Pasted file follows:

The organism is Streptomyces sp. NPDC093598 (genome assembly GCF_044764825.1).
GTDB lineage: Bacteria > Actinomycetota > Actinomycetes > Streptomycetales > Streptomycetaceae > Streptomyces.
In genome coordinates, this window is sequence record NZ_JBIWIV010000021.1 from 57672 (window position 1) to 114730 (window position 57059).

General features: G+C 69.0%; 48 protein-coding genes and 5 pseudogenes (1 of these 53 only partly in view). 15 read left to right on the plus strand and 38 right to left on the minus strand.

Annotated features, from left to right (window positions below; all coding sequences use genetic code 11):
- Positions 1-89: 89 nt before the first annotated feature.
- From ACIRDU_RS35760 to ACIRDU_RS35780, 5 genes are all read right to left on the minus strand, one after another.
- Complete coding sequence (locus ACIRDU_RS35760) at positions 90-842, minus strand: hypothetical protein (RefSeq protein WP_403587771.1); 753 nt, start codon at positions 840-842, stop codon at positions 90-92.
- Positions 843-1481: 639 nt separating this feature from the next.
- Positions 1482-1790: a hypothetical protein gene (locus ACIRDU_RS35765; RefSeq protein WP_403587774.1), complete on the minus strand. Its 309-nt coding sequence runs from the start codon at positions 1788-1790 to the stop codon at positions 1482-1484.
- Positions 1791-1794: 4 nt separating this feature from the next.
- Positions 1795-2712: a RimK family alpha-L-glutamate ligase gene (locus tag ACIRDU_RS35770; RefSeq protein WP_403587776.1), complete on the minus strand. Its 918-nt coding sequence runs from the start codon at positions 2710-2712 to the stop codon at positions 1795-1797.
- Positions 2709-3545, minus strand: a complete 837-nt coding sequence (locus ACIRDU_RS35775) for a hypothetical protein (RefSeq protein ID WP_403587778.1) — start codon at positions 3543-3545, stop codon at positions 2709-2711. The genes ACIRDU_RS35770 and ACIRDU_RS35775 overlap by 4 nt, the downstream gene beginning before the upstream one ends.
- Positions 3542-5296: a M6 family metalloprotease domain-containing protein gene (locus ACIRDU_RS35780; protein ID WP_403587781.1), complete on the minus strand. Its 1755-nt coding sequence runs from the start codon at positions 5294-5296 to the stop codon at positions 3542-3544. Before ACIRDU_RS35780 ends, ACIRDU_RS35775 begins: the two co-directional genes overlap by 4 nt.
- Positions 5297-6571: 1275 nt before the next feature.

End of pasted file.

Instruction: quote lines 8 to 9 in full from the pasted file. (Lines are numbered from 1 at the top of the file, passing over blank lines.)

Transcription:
- Complete coding sequence (locus ACIRDU_RS35760) at positions 90-842, minus strand: hypothetical protein (RefSeq protein WP_403587771.1); 753 nt, start codon at positions 840-842, stop codon at positions 90-92.
- Positions 843-1481: 639 nt separating this feature from the next.